Born: 19th century B.C.
Died: c. 1750 B.C.
Birthplace: Babylon (now Iraq)
Best known as: Author of the Code of Hammurabi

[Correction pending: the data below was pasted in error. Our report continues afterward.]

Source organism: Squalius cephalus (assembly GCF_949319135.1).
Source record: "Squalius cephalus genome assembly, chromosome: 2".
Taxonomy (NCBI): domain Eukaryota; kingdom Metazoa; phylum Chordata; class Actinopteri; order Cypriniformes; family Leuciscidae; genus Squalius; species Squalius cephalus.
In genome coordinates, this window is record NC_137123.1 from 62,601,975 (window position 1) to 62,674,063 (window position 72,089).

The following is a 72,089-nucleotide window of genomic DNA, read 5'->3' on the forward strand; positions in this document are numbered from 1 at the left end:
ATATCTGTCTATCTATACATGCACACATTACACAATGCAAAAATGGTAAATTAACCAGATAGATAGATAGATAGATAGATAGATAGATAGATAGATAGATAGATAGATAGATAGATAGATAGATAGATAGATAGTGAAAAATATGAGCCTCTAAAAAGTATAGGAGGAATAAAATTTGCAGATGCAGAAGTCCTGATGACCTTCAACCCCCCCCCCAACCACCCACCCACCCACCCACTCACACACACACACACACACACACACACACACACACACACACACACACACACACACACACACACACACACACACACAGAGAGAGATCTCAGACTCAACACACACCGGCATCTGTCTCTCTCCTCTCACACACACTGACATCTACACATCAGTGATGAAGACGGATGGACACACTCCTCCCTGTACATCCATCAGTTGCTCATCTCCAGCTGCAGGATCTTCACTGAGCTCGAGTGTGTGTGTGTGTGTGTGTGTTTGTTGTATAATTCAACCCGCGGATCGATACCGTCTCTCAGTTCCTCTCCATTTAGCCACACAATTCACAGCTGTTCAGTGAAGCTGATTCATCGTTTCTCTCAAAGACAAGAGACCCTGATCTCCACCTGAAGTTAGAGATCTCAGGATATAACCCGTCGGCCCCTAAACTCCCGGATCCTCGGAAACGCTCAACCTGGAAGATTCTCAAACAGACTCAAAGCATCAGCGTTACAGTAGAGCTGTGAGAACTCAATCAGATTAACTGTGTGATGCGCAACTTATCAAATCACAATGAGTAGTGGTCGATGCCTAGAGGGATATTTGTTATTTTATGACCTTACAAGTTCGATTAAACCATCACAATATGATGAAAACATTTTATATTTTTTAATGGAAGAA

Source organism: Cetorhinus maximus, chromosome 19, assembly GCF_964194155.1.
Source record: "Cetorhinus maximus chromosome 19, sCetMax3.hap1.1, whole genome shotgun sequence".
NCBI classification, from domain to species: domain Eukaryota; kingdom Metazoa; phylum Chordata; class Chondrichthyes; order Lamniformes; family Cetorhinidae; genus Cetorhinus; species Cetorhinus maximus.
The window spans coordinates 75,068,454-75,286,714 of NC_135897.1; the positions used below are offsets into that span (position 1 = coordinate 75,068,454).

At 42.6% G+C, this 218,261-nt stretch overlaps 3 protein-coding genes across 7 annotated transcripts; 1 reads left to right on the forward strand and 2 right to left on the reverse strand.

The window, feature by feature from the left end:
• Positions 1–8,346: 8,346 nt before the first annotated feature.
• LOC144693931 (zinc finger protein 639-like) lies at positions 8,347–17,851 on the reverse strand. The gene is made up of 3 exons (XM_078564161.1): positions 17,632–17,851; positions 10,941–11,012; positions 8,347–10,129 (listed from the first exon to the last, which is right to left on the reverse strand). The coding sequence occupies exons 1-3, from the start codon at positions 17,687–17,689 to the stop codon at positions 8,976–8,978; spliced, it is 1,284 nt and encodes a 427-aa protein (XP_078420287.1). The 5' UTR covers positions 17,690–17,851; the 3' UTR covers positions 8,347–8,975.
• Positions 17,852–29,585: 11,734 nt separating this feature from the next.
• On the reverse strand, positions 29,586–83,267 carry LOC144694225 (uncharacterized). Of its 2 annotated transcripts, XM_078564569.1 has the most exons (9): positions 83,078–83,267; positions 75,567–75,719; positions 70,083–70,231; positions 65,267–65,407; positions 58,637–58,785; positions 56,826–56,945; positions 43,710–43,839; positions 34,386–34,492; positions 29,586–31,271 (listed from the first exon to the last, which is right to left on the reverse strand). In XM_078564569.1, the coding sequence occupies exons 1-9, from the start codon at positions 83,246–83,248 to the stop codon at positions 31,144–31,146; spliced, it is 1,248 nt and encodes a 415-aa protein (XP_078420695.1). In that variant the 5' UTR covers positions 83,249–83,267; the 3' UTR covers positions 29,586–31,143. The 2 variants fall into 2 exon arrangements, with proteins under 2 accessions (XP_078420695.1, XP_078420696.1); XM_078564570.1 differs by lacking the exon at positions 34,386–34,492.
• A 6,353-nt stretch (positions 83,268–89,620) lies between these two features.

The Code of Hammurabi is one of the earliest known examples of human laws being defined and written down in an orderly way. Little is known about Hammurabi himself; he ruled Babylon nearly four millennia ago, from roughly 1792-1750 B.C. The code has 282 entries covering all sorts of civil interactions, from inheritance to theft to slave ownership. Some of the laws are general (anyone caught committing a robbery shall be put to death) and others quite specific ("If any one hire an ox-driver, he shall pay him six gur of corn per year"). The code's best-known dictum is "If a man put out the eye of another man, his eye shall be put out" -- commonly quoted as "An eye for an eye."
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